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Chamomile Reaches New Heights As A Powerful Medicinal

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Famous For Calming & Anti-Anxiety Properties, Chamomile Touches Lives In Many Other Ways

Chamomile is a time honored medicinal herb that is widely used in tea form for its calming effect, and as an aid to promoting restful sleep and relieving insomnia. However, this amazing healing herb has other medicinal properties that are not so well known.

The plant has a long and storied history. The Egyptians valued chamomile as a natural cure for malaria. It was honored as one of the nine sacred herbs recognized by the ancient Saxons. There are two species of chamomile, Roman chamomile and German chamomile, that are known as “true chamomile”. This is based on their similar appearance and historical medicinal uses.

Chamomile is native to Western Europe, India, and Asia. In the United States, it was introduced into cultivation but gradually made its way into the wild, growing freely in pastures and along roadsides. The distinct white flowers with the small solid yellow cone in the center are striking and admired for their beauty and charm.

Today, chamomile is quite popular and often used in home care products. It is particularly useful in cosmetics and aromatherapy products. It is noted for its antibacterial and anti-fungal properties. It is also known to act as an antispasmodic and antiseptic. It is used to soothe inflammation associated with hemorrhoids.

Many studies have been done on the medicinal and therapeutic applications for this amazing healing plant. One fascinating finding is that chamomile shows potential as a cancer-fighting agent. Some preliminary research has concluded that apigenin, a substance found in chamomile, can slow the growth of cancer cells!

Continue reading below for some other common uses for chamomile, and enjoy brewing your own relaxing chamomile tea using the easy recipe that follows. Please share if you like this article.   🙂

According to 15th century herbalist Nicholas Culpeper, boiled chamomile flowers made for a relaxing bath. In his Complete Herbal, Culpeper wrote, “The flowers boiled in lee, are good to wash the head, and comfort both it and the brain.”

Other Uses Through Time

  • Garden Doctor: In her early 20th Century book Herb Garden, Frances Bardswell referred to chamomile as the “plant’s physician.” She said no other plant can equal chamomile’s ability to keep a garden healthy. Not only did it prevent disease, but one could revive sickly plants by planting chamomile nearby.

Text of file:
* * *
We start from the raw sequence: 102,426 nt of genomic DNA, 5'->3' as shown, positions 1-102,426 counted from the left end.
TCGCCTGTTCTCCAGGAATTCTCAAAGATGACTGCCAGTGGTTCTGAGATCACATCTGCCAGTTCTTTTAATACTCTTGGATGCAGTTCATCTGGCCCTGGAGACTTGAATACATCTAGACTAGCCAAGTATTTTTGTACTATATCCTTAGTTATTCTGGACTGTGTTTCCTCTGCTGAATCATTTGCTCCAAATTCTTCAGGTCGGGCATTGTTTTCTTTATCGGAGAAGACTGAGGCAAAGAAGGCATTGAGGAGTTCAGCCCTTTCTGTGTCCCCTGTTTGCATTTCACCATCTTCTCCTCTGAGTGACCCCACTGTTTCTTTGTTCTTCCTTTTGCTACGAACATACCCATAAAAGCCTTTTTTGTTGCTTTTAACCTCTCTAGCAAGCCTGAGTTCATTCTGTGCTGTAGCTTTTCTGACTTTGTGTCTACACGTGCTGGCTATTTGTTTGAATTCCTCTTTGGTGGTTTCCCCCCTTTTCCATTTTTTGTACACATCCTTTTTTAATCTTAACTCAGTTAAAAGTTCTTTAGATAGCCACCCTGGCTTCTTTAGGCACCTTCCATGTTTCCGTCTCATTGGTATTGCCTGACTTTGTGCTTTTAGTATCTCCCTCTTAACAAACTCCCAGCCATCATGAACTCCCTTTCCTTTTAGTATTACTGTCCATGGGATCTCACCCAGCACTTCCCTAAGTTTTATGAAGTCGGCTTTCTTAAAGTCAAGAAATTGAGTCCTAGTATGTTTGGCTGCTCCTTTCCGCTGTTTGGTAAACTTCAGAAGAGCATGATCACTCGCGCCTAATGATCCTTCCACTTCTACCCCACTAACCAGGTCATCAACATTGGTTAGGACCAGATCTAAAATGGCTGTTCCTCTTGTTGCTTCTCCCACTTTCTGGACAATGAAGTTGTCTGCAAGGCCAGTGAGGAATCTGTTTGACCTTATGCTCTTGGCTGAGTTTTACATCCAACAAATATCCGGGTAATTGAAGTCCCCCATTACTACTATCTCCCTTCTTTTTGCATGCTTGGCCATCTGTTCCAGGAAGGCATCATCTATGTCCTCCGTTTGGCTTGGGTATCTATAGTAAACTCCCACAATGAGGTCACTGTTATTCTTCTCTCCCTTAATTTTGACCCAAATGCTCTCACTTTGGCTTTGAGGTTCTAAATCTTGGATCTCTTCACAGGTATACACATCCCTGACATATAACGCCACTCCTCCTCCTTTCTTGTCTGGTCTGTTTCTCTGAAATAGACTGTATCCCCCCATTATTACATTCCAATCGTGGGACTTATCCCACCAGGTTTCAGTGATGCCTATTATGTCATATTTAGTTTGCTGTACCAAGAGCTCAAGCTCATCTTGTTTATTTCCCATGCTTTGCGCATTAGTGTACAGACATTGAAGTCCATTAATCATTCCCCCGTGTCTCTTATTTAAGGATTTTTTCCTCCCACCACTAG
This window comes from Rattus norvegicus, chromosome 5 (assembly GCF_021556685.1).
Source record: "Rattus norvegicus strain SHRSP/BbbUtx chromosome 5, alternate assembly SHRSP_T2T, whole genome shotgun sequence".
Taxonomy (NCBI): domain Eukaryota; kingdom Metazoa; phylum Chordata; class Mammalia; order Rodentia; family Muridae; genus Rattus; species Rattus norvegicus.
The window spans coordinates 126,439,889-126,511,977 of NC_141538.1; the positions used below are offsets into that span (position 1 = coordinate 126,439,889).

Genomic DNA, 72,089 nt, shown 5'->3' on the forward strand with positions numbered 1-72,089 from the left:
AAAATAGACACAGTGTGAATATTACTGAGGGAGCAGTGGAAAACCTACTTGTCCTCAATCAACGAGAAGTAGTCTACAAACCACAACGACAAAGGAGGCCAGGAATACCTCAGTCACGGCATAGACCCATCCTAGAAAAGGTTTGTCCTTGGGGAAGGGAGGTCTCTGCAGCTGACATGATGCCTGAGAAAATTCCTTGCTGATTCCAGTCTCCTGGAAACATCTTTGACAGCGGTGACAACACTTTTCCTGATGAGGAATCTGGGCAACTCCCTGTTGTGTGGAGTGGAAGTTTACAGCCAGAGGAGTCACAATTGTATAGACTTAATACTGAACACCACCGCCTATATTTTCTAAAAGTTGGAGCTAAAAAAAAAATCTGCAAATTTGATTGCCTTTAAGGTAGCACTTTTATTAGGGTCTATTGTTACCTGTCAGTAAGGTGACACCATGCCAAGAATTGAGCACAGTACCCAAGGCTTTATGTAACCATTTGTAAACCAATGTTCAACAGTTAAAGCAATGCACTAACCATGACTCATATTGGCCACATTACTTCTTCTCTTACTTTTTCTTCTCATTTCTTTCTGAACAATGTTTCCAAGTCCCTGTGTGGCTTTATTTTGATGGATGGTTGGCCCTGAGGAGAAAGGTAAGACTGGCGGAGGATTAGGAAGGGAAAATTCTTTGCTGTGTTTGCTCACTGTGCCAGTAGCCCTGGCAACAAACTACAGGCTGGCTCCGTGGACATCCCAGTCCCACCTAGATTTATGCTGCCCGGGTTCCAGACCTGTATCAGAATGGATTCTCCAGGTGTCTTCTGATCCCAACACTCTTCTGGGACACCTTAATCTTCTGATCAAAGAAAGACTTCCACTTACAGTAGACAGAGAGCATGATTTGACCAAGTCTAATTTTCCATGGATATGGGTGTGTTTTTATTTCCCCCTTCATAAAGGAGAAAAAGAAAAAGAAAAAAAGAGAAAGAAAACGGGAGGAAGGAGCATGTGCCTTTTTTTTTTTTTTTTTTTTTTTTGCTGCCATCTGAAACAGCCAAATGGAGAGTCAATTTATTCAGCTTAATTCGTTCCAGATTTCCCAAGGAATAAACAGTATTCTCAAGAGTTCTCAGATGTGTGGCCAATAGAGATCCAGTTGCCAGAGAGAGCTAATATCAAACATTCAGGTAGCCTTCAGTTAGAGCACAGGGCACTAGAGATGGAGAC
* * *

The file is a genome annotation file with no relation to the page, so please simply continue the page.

• All-Natural Air Freshener: Throughout the Middle Ages and up until the past century, homemakers scattered fresh chamomile on floors because walking on the herb crushed it and allowed it to release its pleasing scent. More recently, people have used chamomile in sachets, pomanders and potpourri to freshen dresser drawers and closets.
  • Soap Making: To soap makers, chamomile had it all – a strong scent reminiscent of apples, the ability to help you relax, and mysterious properties that made things cleaner. Those old-time soap makers had the right idea. Research over the past two decades proves that chamomile works well as both an antifungal and an antibacterial agent.
  • Lightening Hair: These days, you can buy highlighting and bleaching kits for your hair at the drugstore. However, there was a time when beauty didn’t come as easily. Women used chamomile rinses to bring out natural highlights and brighten light hair by a shade or two.

Comforting Chamomile Tea

1 heaping teaspoon dried chamomile flowers
1-2 small pieces of crystallized ginger
8 ounces water

Optional:

1 teaspoon peppermint for an invigorating flavor
1-2 teaspoons honey as a sweetener
1 lemon wedge for a fresh flavor

Bring the water to a boil in a kettle or microwave-safe mug. Add the dry ingredients to a tea infuser, place the infuser in the boiling water and let it steep for at least 10 minutes. Then add sweeteners or lemon and enjoy!

Source: Farmer’s Almanac

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